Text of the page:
Medieval knights, when they weren't busy enganging in battles or protecting the interests of their lord, wanted to keep their skills honed, and often challenged rival knights to tournaments. These have their roots in lance and shield training conducted by Charlemagne's troops in the 8th and 9th centuries.
The first tournaments were mock battles that had more in common with military training than they did as a spectator sport. Jousting, where two knights would face each other atop horses, and armed with lances and shields, may have began as a way to settle disputes within the ranks. These early battles were called duels of chivalry. A knight won when he hit an opponent's shield or helmet. Striking the opponent's legs or hitting his horse was considered a foul. Jousting reached its height as a medieval spectator sport in the 13th century, where thousands would crowd the stands.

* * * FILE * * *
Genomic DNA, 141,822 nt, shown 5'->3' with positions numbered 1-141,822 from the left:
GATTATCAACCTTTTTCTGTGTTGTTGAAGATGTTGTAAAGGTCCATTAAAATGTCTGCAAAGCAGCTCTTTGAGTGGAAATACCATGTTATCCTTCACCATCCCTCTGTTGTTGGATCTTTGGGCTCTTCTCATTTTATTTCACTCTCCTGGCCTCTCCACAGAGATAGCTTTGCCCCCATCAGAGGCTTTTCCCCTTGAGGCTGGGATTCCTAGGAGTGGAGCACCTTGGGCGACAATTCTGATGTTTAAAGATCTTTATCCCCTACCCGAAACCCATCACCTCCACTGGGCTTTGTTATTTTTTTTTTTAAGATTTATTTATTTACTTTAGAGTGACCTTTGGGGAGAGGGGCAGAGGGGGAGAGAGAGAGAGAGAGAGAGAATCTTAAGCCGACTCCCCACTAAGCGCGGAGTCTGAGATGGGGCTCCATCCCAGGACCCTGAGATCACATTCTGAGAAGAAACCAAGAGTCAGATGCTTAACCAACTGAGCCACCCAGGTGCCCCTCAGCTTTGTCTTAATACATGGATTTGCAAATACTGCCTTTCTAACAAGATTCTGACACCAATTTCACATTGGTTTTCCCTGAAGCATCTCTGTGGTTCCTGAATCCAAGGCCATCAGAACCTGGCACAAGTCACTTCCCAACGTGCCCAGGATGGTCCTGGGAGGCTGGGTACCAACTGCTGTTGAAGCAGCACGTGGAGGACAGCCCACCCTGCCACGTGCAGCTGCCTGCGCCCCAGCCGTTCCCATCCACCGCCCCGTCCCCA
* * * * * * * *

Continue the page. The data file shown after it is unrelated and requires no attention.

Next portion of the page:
Sword fights with blunt blades were also part of the tournament. Most medieval weapons could have been used at some point in the competition, from battle-axes and maces to daggers and fists.
The winner often took the loser's horse and at times, his armor.